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VIDEO: How to Create Dynamic, Colorful Backgrounds with Watercolors

When painting from a photograph (or from life) it’s not always necessary to include the exact background that appears behind your subject. In many cases a more abstract, two or three-color background can be more pleasing, and help focus the viewer’s attention on your subject.

In the following video, Arleta Pech, a watercolorist, shows how she adds those kinds of dynamic, colorful backgrounds to her floral studies. Take a look:

For more watercolor painting instructions, check out Arleta’s full-length video from Creative Catalyst Productions.

Transcription of “Creating a Painting with a Dynamic Watercolor Background”

[Arleta speaking] Now that we’ve gone through the basics of getting our painting ready to be worked on, and to be painted, I thought we would talk about background choices.

Background colors―I never worry about what’s in the reference photo when it comes to backgrounds. My backgrounds are my most happening piece that just complement my subject matter.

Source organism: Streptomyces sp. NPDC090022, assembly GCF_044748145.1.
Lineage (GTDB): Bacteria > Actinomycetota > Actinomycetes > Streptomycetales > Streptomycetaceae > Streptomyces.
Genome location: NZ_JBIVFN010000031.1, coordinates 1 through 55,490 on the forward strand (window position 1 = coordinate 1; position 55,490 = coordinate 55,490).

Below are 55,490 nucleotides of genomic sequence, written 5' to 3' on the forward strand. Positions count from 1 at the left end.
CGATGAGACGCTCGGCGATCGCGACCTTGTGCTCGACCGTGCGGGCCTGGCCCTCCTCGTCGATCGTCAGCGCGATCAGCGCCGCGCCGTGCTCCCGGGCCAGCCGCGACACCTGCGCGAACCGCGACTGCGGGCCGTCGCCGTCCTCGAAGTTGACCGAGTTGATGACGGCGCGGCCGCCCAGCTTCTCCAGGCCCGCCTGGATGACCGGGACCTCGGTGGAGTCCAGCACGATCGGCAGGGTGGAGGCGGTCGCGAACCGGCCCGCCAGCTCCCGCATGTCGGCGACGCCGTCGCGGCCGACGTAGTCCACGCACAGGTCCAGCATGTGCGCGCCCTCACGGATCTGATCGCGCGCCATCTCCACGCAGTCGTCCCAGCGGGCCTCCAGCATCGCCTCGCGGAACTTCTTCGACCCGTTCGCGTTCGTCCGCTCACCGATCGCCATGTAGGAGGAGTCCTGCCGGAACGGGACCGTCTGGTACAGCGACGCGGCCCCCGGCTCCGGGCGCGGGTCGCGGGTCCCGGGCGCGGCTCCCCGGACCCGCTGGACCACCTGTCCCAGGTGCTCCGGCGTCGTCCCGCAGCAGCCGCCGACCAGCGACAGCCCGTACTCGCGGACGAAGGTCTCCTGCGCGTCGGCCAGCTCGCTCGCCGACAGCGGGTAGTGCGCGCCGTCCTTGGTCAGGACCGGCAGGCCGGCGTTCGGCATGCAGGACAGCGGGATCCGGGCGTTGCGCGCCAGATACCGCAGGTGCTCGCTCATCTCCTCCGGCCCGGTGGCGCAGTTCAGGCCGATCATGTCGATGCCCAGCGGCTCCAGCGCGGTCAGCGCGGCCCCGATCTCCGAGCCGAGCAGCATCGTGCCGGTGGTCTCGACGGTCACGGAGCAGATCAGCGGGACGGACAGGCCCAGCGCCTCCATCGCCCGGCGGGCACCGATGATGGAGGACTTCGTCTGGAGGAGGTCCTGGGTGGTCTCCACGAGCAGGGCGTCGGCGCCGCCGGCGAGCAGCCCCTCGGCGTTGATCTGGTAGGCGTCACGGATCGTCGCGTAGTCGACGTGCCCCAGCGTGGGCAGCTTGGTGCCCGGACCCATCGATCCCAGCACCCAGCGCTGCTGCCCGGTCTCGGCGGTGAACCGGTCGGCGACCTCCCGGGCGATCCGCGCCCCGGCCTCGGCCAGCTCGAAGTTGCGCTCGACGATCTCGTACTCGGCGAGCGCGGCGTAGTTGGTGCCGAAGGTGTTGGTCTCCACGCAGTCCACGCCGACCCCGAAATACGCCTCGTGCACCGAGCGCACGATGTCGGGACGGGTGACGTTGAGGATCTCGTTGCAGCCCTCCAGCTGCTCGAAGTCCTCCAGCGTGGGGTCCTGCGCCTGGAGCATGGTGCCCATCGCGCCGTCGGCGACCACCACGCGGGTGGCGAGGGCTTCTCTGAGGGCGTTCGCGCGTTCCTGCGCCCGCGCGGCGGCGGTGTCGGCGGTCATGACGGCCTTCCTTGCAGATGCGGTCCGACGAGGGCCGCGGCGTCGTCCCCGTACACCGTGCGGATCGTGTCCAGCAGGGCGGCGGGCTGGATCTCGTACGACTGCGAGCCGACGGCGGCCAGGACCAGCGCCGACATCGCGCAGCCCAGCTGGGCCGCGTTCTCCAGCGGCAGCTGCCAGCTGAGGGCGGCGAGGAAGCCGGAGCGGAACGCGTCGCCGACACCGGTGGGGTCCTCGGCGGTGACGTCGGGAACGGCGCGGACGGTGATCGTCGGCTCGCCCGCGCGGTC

In this one it’s a lot of black and different green leaves and things, but what I really want to complement is the subject matter itself: the flowers the colors in the blossoms.

So I chose for my colors―I’m going to use cobalt blue, permanent rose, and Quinacridone Gold, and―I’m going to move this out of the way. You can pick analogous colors which are similar to your subject matter, such as, I’m putting the Permanent Rose in the background because I know I’ll be using Permanent Rose in my flower.

The blue and the cobalt blue and the Quinacridone Gold will make a nice soft green that will complement the the flower. And what I’m going to do is mix up my colors here. This is Cobalt Blue. And I paint my backgrounds with probably the deepest value that will be in my painting, first, because that way I can judge all my other values against that background value.

I find it works much better for me that way than leaving the background to last, and then having the terror of doing a background around a beautiful flower, and with the possibility of messing up the background.

So, this is permanent Rose and then the Quinacridone Gold is the yellow.

A lot of times I will do a little sample swatch of color before I ever apply it to the painting, just to make sure I have the colors I want and the intensity that I want.

I’m going to now mix some Quinacridone Gold into this blue. I’m going to actually make a soft green, and with this color combination you need to be careful because if you make the colors equal it’s not a very pretty green. So you either need to stay to the gold side or the blue side. The blue side keeps a cooler background, yellow side makes a warmer background.